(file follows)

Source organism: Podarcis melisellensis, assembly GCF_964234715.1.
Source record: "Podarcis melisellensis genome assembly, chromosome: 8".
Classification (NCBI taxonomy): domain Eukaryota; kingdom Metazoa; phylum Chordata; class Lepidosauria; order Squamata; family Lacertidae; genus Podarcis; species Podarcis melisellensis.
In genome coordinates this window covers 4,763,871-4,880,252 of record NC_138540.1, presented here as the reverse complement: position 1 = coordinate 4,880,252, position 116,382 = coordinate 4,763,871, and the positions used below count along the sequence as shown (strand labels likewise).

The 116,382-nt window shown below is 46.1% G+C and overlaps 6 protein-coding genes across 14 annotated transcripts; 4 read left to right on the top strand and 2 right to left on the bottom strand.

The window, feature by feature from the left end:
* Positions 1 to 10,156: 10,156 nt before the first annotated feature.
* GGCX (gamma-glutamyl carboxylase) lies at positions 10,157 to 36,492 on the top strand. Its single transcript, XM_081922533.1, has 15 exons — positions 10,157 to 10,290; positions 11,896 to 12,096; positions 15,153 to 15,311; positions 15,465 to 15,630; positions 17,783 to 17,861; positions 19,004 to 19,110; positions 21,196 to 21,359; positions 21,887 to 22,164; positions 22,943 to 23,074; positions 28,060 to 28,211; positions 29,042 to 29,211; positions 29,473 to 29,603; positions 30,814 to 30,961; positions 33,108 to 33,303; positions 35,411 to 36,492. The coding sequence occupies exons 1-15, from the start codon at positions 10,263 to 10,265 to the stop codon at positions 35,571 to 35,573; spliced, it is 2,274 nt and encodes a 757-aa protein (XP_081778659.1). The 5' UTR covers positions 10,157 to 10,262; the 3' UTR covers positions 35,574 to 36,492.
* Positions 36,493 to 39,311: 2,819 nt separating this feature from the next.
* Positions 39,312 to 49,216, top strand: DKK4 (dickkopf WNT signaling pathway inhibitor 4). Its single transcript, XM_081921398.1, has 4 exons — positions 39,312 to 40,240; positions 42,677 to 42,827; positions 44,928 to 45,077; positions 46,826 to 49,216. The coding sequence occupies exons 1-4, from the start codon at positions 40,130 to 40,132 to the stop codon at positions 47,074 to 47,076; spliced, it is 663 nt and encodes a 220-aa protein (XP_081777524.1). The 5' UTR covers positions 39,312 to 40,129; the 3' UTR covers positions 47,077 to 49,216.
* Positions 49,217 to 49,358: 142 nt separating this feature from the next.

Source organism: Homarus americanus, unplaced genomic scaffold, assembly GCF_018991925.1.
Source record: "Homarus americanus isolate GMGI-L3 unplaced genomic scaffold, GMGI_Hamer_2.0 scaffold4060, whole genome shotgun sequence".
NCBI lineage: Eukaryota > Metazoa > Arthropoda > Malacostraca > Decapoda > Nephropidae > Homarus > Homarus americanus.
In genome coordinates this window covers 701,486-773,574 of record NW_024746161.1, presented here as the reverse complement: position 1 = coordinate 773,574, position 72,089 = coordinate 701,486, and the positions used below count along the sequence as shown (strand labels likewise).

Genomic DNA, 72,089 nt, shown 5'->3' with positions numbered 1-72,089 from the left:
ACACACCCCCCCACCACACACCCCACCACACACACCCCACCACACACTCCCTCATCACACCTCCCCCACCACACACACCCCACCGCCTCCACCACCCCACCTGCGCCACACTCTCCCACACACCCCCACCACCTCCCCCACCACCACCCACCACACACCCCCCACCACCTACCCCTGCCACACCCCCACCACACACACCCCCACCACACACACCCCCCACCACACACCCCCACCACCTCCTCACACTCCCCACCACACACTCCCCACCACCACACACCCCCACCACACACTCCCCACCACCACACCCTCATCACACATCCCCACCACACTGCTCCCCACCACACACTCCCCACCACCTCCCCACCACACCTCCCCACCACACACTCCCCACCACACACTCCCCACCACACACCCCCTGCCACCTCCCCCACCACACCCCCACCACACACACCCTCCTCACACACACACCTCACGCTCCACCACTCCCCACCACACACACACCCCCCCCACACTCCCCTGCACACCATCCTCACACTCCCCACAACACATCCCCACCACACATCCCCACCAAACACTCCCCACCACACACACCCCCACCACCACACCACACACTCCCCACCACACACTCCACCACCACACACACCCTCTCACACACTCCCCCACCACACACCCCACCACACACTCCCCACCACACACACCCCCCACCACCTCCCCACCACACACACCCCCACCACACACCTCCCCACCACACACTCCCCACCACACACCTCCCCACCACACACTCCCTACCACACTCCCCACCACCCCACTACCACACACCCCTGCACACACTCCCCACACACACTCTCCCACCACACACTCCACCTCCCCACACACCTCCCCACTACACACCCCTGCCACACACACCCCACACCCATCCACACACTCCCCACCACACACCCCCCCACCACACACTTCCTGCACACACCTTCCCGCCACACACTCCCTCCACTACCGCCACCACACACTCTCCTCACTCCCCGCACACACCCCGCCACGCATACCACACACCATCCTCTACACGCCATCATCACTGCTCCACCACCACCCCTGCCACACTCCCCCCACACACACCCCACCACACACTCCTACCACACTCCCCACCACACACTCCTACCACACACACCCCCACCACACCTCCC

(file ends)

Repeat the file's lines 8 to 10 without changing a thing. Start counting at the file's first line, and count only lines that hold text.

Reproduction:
* GGCX (gamma-glutamyl carboxylase) lies at positions 10,157 to 36,492 on the top strand. Its single transcript, XM_081922533.1, has 15 exons — positions 10,157 to 10,290; positions 11,896 to 12,096; positions 15,153 to 15,311; positions 15,465 to 15,630; positions 17,783 to 17,861; positions 19,004 to 19,110; positions 21,196 to 21,359; positions 21,887 to 22,164; positions 22,943 to 23,074; positions 28,060 to 28,211; positions 29,042 to 29,211; positions 29,473 to 29,603; positions 30,814 to 30,961; positions 33,108 to 33,303; positions 35,411 to 36,492. The coding sequence occupies exons 1-15, from the start codon at positions 10,263 to 10,265 to the stop codon at positions 35,571 to 35,573; spliced, it is 2,274 nt and encodes a 757-aa protein (XP_081778659.1). The 5' UTR covers positions 10,157 to 10,262; the 3' UTR covers positions 35,574 to 36,492.
* Positions 36,493 to 39,311: 2,819 nt separating this feature from the next.
* Positions 39,312 to 49,216, top strand: DKK4 (dickkopf WNT signaling pathway inhibitor 4). Its single transcript, XM_081921398.1, has 4 exons — positions 39,312 to 40,240; positions 42,677 to 42,827; positions 44,928 to 45,077; positions 46,826 to 49,216. The coding sequence occupies exons 1-4, from the start codon at positions 40,130 to 40,132 to the stop codon at positions 47,074 to 47,076; spliced, it is 663 nt and encodes a 220-aa protein (XP_081777524.1). The 5' UTR covers positions 39,312 to 40,129; the 3' UTR covers positions 47,077 to 49,216.